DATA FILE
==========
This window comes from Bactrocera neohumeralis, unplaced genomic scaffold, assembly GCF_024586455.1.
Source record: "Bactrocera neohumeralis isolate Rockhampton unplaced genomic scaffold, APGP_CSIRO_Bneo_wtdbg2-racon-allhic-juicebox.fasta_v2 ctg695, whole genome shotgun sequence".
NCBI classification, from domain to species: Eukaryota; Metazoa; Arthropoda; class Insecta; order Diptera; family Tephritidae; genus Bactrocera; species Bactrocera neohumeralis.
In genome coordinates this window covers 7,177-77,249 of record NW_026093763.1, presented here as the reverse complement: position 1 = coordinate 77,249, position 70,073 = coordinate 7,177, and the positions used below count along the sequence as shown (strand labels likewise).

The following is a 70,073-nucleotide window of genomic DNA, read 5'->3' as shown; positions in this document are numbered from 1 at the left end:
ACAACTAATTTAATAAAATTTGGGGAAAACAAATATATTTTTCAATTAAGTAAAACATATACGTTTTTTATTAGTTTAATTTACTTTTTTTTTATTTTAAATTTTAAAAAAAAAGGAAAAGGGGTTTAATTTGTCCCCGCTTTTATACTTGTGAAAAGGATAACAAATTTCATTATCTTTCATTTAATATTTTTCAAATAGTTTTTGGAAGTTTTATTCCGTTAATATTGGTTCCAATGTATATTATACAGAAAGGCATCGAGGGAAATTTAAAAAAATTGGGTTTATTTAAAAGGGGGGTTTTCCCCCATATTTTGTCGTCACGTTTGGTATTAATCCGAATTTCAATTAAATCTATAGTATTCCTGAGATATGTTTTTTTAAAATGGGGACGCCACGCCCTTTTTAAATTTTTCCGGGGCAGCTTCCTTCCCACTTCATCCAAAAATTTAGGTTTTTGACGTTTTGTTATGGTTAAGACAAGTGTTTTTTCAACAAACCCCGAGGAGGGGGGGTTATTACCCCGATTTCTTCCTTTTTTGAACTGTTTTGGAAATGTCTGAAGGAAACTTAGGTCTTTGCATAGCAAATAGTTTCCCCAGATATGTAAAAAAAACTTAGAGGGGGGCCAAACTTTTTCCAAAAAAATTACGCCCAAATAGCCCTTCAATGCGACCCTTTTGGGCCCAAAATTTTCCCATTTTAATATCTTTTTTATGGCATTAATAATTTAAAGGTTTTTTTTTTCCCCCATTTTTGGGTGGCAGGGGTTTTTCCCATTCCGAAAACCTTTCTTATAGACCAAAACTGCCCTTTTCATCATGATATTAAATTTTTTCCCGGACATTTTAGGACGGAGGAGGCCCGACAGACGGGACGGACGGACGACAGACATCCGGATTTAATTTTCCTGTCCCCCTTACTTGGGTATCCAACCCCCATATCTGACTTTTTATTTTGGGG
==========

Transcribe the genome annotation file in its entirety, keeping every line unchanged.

This window comes from Bactrocera neohumeralis, unplaced genomic scaffold, assembly GCF_024586455.1.
Source record: "Bactrocera neohumeralis isolate Rockhampton unplaced genomic scaffold, APGP_CSIRO_Bneo_wtdbg2-racon-allhic-juicebox.fasta_v2 ctg695, whole genome shotgun sequence".
NCBI classification, from domain to species: Eukaryota; Metazoa; Arthropoda; class Insecta; order Diptera; family Tephritidae; genus Bactrocera; species Bactrocera neohumeralis.
In genome coordinates this window covers 7,177-77,249 of record NW_026093763.1, presented here as the reverse complement: position 1 = coordinate 77,249, position 70,073 = coordinate 7,177, and the positions used below count along the sequence as shown (strand labels likewise).

The following is a 70,073-nucleotide window of genomic DNA, read 5'->3' as shown; positions in this document are numbered from 1 at the left end:
ACAACTAATTTAATAAAATTTGGGGAAAACAAATATATTTTTCAATTAAGTAAAACATATACGTTTTTTATTAGTTTAATTTACTTTTTTTTTATTTTAAATTTTAAAAAAAAAGGAAAAGGGGTTTAATTTGTCCCCGCTTTTATACTTGTGAAAAGGATAACAAATTTCATTATCTTTCATTTAATATTTTTCAAATAGTTTTTGGAAGTTTTATTCCGTTAATATTGGTTCCAATGTATATTATACAGAAAGGCATCGAGGGAAATTTAAAAAAATTGGGTTTATTTAAAAGGGGGGTTTTCCCCCATATTTTGTCGTCACGTTTGGTATTAATCCGAATTTCAATTAAATCTATAGTATTCCTGAGATATGTTTTTTTAAAATGGGGACGCCACGCCCTTTTTAAATTTTTCCGGGGCAGCTTCCTTCCCACTTCATCCAAAAATTTAGGTTTTTGACGTTTTGTTATGGTTAAGACAAGTGTTTTTTCAACAAACCCCGAGGAGGGGGGGTTATTACCCCGATTTCTTCCTTTTTTGAACTGTTTTGGAAATGTCTGAAGGAAACTTAGGTCTTTGCATAGCAAATAGTTTCCCCAGATATGTAAAAAAAACTTAGAGGGGGGCCAAACTTTTTCCAAAAAAATTACGCCCAAATAGCCCTTCAATGCGACCCTTTTGGGCCCAAAATTTTCCCATTTTAATATCTTTTTTATGGCATTAATAATTTAAAGGTTTTTTTTTTCCCCCATTTTTGGGTGGCAGGGGTTTTTCCCATTCCGAAAACCTTTCTTATAGACCAAAACTGCCCTTTTCATCATGATATTAAATTTTTTCCCGGACATTTTAGGACGGAGGAGGCCCGACAGACGGGACGGACGGACGACAGACATCCGGATTTAATTTTCCTGTCCCCCTTACTTGGGTATCCAACCCCCATATCTGACTTTTTATTTTGGGG